Manitoba

Education and Training

Grades 5 to 8 English Language Arts: A Foundation for Implementation

Implementation Overview: Grades 5 to 8
Literacy Learning Through the Six Language Arts - Part 2

Dynamic Processes in Literacy Learning

Literacy learning involves many processes. The diagram entitled Dynamic Processes in Literacy Learning (see below) identifies some of the key processes that form the conceptual underpinnings for effective literacy learning in language arts classrooms.

Dynamic processes in Literacy Learning

Common Processes in the Six Language Arts

The six language arts share common learning and cognitive processes. Reading, viewing, and listening processes are concerned with constructing meaning from texts created by others. Writing, speaking, and representing processes are concerned with constructing meaning in order to communicate with others. In the construction of meaning, learners are involved with both the expressive and the aesthetic qualities of language, and also with its transactional purposes (the exchange of ideas and information).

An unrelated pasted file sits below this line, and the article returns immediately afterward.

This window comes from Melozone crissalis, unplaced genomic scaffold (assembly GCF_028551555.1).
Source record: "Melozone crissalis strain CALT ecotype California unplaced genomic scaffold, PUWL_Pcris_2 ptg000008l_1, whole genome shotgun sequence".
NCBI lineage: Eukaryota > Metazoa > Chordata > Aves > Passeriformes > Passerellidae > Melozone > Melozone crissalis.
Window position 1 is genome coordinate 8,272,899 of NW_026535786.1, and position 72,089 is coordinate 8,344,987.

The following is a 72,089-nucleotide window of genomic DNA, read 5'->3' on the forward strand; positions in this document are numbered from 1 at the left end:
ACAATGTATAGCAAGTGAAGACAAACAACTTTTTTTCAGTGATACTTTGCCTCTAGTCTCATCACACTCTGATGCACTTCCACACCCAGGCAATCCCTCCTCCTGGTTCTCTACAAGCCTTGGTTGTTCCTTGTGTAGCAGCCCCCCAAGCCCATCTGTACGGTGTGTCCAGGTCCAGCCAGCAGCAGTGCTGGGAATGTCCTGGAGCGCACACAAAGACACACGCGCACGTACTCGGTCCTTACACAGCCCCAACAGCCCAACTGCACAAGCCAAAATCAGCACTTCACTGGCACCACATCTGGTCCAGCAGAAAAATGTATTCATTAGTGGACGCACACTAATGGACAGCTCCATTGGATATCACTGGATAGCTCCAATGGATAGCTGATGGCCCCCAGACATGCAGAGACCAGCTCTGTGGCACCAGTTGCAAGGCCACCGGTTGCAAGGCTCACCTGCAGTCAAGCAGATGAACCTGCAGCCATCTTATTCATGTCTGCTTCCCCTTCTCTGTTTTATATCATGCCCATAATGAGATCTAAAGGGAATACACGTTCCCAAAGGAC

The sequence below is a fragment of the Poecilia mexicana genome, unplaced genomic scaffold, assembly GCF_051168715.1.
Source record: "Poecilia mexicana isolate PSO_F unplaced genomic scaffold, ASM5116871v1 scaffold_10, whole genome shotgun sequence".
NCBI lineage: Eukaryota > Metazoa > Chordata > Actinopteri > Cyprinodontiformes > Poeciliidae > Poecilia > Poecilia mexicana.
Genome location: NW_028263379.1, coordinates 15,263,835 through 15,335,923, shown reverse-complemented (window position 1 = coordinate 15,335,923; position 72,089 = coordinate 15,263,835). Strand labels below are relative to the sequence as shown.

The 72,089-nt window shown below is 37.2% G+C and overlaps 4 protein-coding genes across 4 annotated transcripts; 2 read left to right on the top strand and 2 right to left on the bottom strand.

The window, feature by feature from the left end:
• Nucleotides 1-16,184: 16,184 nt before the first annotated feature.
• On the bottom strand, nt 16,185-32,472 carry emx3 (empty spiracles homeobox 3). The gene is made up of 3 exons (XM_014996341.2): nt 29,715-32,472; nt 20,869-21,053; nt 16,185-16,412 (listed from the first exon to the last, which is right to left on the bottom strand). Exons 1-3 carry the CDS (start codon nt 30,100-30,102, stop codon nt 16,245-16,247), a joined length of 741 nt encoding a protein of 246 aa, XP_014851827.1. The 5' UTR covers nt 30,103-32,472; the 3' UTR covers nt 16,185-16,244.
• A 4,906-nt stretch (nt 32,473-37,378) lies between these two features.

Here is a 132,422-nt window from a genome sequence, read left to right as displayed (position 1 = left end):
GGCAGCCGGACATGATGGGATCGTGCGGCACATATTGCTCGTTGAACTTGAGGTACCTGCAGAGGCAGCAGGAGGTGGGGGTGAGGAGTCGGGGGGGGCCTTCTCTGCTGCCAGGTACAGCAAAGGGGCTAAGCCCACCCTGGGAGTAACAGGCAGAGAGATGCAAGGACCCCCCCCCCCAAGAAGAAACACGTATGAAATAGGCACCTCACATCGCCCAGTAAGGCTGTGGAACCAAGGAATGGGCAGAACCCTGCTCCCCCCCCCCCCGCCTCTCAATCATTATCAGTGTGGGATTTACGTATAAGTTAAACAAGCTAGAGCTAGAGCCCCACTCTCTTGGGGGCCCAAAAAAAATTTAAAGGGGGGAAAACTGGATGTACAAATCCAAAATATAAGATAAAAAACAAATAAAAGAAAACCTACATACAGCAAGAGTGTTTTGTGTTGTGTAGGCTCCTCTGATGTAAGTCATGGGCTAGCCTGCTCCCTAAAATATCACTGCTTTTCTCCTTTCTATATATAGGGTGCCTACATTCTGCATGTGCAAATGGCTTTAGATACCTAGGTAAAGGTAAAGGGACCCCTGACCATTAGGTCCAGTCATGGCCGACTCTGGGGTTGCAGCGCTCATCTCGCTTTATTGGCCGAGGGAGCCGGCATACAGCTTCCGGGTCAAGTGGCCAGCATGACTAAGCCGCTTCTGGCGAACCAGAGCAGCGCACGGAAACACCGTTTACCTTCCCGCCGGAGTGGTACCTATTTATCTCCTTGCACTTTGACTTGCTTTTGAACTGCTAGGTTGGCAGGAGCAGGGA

The diagram entitled Common Processes for Making Meaning in the Language Arts illustrates the processes for effective literacy learning in a totally integrated language arts curriculum. The centre column of this diagram identifies the learning processes common to all six language arts. The left side of the diagram indicates how comprehension processes are used in constructing meaning from the texts of others; the right side indicates how composing processes are used in creating texts to learn and to communicate with others.

Literacy learning is always focussed on the integration of new information with the prior knowledge the student brings to the task. While the Before, During, and After framework can be superimposed onto this diagram, learning processes need to be seen in terms of a continuously recursive and renewing cycle of language learning and growth. Integration of information occurs within all literacy processes. Students become more proficient in the processes with effective teacher modelling, guided instruction, and practice. Over time, they learn to comprehend and compose increasingly more complex and sophisticated texts on their own.

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